The 2018 Paris auto show delivered a handful of surprises for American car enthusiasts, albeit attached to each was mostly weighty.
This year’s most significant reveal for U.S. buyers certainly came from Mercedes-Benz—although which one is debatable. The new 2019 BMW 3-Series was the year’s biggest newsmaker, but what didn’t show was nearly as important.
Here’s our list of surprises, in no particular order of importance:
BMW has a lot to prove…
The 2019 BMW 3-Series finally landed after a long season of teases and testing, rumors and speculation. For buyers in the U.S., the 2019 M340i ditches its manual transmission for an 8-speed automatic and the newest 3er may not have an available manual transmission outside of the M3—if it even shows there.
The 3-Series doesn’t offer any new groundbreaking tech or powertrains—at least not yet. “Purists” left the room a long time ago and switched to the 2-Series, so what’s left is a tech-heavy sedan that may have an interesting plug-in powertrain due next year. If the rollout for the 5-Series taught us anything, it’s that the 330e could very well be the new entry-level 3-Series.
…and the Z4 has even more
The revived BMW Z4 showed in the flesh in Paris and attracted just as many eyeballs as the new 3-Series. The Z4 bowed weeks ago, but it was the first appearance in Europe for the two-seat roadster and its interior attracted far more eyeballs than the exterior.
The collaboration with Toyota had many wondering if BMW’s powertain can save a somewhat compromised interior layout designed to serve two masters.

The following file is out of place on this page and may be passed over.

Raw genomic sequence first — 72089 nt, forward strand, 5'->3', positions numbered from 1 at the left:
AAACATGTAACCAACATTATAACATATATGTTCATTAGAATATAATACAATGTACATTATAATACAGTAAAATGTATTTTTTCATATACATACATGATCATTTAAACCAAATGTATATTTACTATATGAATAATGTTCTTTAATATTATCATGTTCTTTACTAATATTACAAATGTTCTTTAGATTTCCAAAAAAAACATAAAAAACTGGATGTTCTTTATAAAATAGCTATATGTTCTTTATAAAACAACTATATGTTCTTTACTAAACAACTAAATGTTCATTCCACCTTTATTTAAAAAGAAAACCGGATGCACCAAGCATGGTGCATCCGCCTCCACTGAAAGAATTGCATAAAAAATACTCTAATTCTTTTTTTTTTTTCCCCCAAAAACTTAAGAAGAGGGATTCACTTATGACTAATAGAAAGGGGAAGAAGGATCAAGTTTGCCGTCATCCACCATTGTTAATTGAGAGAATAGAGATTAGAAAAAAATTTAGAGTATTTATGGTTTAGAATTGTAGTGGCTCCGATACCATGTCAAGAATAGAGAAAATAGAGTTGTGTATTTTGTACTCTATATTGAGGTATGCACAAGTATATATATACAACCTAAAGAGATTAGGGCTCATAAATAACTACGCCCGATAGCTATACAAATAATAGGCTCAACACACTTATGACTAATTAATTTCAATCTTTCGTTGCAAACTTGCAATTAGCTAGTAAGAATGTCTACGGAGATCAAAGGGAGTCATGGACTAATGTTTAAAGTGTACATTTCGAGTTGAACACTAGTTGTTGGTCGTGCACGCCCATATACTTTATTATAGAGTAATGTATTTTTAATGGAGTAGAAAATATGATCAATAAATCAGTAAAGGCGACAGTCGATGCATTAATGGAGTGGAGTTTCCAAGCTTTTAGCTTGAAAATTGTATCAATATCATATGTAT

We know BMW’s turbocharged inline-6 is strong, but is it tough enough to carry weighty expectations for that droptop?
Small changes make a big difference…
The refreshed 2019 Lexus RC made its auto show debut in Paris. Despite just a small update to the coupe’s exterior, it gets new life.
The revised headlights and taillights are now better integrated into the car’s shape—the last version had detached always-on LEDs that looked like an afterthought—but the air of the car is now as a long-legged grand tourer.
Being a GT may have been a better mission for the RC anyway. Its fire-breathing V-8 in the RC-F was entertaining, but the coupe’s weight and slow automatic transmission kept it from running with the C63 and M4.
…the Porsche Macan is proof, too
The revised 2019 Porsche Macan now more closely resembles the new Cayenne, inside and out. Along with the taillights that span the rear liftgate, the new Macan has Porsche’s updated infotainment integrated into its redesigned dashboard.
The center console around the shifter is the same, though—no Cayenne parts to be found—but the Macan seems to better tow the company line and set the Taycan, which is coming soon.
Wing, hear our prayers
Yes, we know that we’ll get a Mercedes-AMG A35 sedan. No, we don’t care.
The AMG A35 hatch that showed in Paris finally proved that a hatch with a wing doesn’t automatically have to be annoying. The A-Class hot hatch is impressive in its subtlety—and performance. We have high hopes for its 302-horsepower 2.0-liter turbo-4, and higher hopes for the faster A45 due later.
The R8 GT won’t play around
Audi Sport’s customer race car program is a turn-key wonder.
It allows well-heeled buyers to walk in the door, sign the papers on a GT3-ready racer, and be backed up by all the engineering know-how and factory support that fills a three-story trophy case. All you need to give them is hundreds of thousands of dollars, fill the tank yourself, and show up on race day.
For this mean-looking thing that showed up in Paris, we’d pump our own unleaded, too.